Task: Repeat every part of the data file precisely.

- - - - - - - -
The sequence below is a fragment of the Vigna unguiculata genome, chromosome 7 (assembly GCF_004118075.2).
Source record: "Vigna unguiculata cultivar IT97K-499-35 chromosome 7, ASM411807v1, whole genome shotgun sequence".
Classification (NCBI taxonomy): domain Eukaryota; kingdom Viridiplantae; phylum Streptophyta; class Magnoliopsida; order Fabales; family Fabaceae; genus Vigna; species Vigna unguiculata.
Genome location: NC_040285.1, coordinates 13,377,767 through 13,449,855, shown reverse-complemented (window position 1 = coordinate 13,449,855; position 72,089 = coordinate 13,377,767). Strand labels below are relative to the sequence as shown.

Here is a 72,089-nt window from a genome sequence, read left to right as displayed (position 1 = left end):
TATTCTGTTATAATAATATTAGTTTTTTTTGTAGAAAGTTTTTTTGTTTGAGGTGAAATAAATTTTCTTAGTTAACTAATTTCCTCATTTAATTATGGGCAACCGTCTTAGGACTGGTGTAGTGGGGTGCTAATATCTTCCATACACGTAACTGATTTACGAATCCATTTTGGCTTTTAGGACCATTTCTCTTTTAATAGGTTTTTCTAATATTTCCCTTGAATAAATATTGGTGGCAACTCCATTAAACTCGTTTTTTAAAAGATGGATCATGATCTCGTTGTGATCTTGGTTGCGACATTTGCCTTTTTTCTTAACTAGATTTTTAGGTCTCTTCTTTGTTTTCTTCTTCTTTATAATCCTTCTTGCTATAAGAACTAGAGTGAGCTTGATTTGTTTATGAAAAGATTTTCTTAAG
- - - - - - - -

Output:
The sequence below is a fragment of the Vigna unguiculata genome, chromosome 7 (assembly GCF_004118075.2).
Source record: "Vigna unguiculata cultivar IT97K-499-35 chromosome 7, ASM411807v1, whole genome shotgun sequence".
Classification (NCBI taxonomy): domain Eukaryota; kingdom Viridiplantae; phylum Streptophyta; class Magnoliopsida; order Fabales; family Fabaceae; genus Vigna; species Vigna unguiculata.
Genome location: NC_040285.1, coordinates 13,377,767 through 13,449,855, shown reverse-complemented (window position 1 = coordinate 13,449,855; position 72,089 = coordinate 13,377,767). Strand labels below are relative to the sequence as shown.

Here is a 72,089-nt window from a genome sequence, read left to right as displayed (position 1 = left end):
TATTCTGTTATAATAATATTAGTTTTTTTTGTAGAAAGTTTTTTTGTTTGAGGTGAAATAAATTTTCTTAGTTAACTAATTTCCTCATTTAATTATGGGCAACCGTCTTAGGACTGGTGTAGTGGGGTGCTAATATCTTCCATACACGTAACTGATTTACGAATCCATTTTGGCTTTTAGGACCATTTCTCTTTTAATAGGTTTTTCTAATATTTCCCTTGAATAAATATTGGTGGCAACTCCATTAAACTCGTTTTTTAAAAGATGGATCATGATCTCGTTGTGATCTTGGTTGCGACATTTGCCTTTTTTCTTAACTAGATTTTTAGGTCTCTTCTTTGTTTTCTTCTTCTTTATAATCCTTCTTGCTATAAGAACTAGAGTGAGCTTGATTTGTTTATGAAAAGATTTTCTTAAG